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Unemployability or TDIU:

Understanding Total Disability Based on Individual Unemployability

Introduction: In certain cases, veterans with less than a 100% scheduler rating may be unable to work due to their service-connected conditions. To address this, the law provides an avenue for veterans to claim benefits at the 100% level even without a full scheduler rating. This benefit is known as "total disability based on individual unemployability" (TDIU), or simply "individual unemployability" (IU). In this blog, we will delve into the significance of TDIU and explain the requirements and considerations involved in making this claim.

Understanding the Percentage Requirements for TDIU Eligibility

1. Single Disability Rated at 60% or More:

  • To qualify for TDIU with a single disability, that disability must be rated at 60% or more by the VA. This means that the impact of this single service-connected condition on your ability to work and perform daily activities is significant enough to warrant a 60% disability rating.

2. Multiple Disabilities with a Combined Rating of 70% or More:

  • If you have multiple service-connected disabilities, you can qualify for TDIU if the combined rating of these disabilities is at least 70%.

  • Additionally, at least one of these disabilities must be rated at 40% or more.

Understanding TDIU:

TDIU benefits veterans who cannot engage in "substantially gainful employment" due to their service-connected conditions. Substantially gainful employment refers to holding a job that pays at least the annual poverty level set by the federal government. To qualify for TDIU benefits, the following requirements must be met:

  • Single Condition Rating: If the veteran has only one service-connected condition, that condition must be scheduler-rated at 60% or more.

  • Multiple Condition Rating: If the veteran has two or more service-connected conditions, at least one of those conditions must be rated at 40% or more, and the combined VA disability rating must be 70% or more.

  • Unemployability: Regardless of the number of conditions, the veteran must demonstrate that they are unemployable due to their service-connected conditions.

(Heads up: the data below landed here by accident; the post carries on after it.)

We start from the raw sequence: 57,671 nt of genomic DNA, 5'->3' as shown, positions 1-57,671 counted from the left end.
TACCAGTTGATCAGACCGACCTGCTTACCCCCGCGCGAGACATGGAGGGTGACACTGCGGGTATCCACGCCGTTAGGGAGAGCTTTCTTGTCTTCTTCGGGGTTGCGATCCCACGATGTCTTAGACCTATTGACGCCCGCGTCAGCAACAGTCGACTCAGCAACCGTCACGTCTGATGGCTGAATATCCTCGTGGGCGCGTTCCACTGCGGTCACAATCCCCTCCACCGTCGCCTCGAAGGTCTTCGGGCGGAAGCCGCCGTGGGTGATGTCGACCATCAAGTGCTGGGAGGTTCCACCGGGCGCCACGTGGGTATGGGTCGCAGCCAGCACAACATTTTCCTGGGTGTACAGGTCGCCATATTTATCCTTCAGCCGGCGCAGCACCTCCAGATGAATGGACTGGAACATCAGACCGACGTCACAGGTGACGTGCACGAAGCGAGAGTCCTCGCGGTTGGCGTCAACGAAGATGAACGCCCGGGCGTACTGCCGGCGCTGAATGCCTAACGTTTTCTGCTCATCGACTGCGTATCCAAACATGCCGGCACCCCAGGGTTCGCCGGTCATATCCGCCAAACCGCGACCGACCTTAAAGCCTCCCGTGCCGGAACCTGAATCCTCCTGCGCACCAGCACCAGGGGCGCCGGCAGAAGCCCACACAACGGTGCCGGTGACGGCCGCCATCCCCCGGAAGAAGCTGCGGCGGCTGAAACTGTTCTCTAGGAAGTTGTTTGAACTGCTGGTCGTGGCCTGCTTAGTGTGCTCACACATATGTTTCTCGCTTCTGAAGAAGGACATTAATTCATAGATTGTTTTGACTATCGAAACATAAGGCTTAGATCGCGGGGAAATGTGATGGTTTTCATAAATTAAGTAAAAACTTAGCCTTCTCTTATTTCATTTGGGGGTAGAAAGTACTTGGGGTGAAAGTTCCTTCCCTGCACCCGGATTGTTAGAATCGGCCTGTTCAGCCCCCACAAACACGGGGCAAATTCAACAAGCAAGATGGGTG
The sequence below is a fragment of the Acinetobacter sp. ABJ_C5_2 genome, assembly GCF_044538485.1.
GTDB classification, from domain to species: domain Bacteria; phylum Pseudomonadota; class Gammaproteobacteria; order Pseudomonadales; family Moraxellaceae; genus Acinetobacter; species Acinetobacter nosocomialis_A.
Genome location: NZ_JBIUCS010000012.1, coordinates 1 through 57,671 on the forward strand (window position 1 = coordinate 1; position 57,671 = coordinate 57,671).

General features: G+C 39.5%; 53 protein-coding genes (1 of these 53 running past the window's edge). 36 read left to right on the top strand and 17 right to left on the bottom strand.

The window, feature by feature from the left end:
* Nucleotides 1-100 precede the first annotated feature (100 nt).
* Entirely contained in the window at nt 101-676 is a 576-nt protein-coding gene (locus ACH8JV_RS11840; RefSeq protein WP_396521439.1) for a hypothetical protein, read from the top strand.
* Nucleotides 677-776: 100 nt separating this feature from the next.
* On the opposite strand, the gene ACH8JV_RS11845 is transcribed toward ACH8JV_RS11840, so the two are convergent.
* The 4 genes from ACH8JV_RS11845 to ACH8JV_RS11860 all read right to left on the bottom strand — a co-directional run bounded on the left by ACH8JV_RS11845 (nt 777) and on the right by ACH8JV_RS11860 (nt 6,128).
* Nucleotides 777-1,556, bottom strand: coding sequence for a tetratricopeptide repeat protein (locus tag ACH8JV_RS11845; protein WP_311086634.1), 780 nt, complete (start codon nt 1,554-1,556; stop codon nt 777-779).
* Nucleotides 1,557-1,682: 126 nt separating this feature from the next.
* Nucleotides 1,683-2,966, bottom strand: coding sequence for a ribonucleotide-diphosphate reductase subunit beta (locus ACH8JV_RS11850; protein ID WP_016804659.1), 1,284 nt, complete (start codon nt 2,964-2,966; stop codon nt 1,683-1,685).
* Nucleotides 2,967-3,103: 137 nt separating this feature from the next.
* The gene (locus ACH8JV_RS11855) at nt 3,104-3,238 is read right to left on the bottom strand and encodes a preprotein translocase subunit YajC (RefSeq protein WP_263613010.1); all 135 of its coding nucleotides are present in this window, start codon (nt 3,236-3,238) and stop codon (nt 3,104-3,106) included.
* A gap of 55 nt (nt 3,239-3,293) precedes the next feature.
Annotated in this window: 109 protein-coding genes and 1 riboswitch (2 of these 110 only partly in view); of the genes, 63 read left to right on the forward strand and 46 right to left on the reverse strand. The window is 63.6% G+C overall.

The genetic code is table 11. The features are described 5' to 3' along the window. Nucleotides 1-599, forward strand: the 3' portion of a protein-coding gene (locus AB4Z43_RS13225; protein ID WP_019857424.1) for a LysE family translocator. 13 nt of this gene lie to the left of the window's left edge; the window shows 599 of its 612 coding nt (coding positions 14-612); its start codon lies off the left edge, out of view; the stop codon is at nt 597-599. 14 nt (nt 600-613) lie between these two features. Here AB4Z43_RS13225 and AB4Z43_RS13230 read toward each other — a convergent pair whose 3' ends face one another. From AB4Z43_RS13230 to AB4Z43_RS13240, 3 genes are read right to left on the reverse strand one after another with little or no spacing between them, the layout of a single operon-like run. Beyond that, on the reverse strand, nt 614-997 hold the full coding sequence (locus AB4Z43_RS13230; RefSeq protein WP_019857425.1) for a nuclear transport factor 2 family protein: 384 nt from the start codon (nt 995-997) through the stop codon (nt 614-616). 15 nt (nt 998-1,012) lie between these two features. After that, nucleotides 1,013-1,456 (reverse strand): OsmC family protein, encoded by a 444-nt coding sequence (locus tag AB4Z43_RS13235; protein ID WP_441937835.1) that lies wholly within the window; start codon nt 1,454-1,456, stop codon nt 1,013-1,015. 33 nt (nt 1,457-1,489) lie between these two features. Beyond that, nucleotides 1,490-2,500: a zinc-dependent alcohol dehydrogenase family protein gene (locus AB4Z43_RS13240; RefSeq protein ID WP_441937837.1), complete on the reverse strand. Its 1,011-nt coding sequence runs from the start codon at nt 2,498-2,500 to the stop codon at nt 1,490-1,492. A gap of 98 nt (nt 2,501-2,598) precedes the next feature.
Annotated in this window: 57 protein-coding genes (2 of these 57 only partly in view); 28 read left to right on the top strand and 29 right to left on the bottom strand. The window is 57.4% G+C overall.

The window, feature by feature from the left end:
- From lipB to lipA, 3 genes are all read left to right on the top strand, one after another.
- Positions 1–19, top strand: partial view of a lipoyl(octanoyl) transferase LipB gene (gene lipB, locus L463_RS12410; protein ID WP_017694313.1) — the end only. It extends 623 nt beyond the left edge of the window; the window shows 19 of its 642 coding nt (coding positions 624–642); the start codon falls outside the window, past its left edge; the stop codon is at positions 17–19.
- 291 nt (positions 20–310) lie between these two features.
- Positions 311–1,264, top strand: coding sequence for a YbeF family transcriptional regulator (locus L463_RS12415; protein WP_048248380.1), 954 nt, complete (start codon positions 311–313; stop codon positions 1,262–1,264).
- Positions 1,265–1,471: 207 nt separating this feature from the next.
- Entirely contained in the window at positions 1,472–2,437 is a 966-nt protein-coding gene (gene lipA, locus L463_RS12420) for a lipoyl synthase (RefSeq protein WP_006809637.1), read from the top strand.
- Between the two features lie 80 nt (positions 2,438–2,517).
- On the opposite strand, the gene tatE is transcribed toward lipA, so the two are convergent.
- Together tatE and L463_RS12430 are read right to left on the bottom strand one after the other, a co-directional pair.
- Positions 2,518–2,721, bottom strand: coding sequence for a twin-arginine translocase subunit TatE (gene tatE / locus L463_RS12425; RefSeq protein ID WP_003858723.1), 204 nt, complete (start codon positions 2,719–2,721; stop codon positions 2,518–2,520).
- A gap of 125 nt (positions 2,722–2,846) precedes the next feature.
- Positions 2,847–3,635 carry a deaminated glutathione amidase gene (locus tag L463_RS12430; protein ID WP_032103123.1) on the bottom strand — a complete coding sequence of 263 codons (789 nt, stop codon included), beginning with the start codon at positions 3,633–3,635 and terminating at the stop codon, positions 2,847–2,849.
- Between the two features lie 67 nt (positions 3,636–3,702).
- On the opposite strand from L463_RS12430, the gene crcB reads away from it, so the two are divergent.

Establishing Unemployability:

To establish "unemployability" or the "inability to substantially maintain gainful employment," veterans must provide evidence of unemployment resulting from their service-connected conditions. This includes employment history records, such as hours worked, gross annual income, and dates of employment. Additionally, medical evidence, such as a doctor's opinion letter, is crucial in demonstrating that the service-connected condition renders the veteran totally disabled and unemployable.

Exceptions to TDIU Qualification:

Having a paying job does not automatically disqualify a claimant from receiving a TDIU award. There are exceptions that may allow employment while still qualifying for TDIU, including:

  • Marginal Employment: Working a job that pays substantially less than the prevailing poverty level. For example, a part-time job or low-paying job that does not provide a sustainable income.

  • Sheltered Employment: Holding a job that is protected from certain conditions or requirements that others in the same position would typically be expected to fulfill. This could include accommodations made by the employer specifically for the veteran's disability.

  • Employment with Friends or Relatives: Working for a friend or relative in a manner that would not be considered "substantially gainful employment." This typically involves working in a family business where the job is tailored to accommodate the veteran's limitations.

Evidence Needed to Qulify:

Includes medical documentation and employment history showing how disabilities affect work capability. TDIU provides compensation at the 100% disability rate, even if the veteran's disabilities are not rated at this level, recognizing the significant impact on employment. (Current Clients Click to File)

VA Form 21-8940: TDIU Application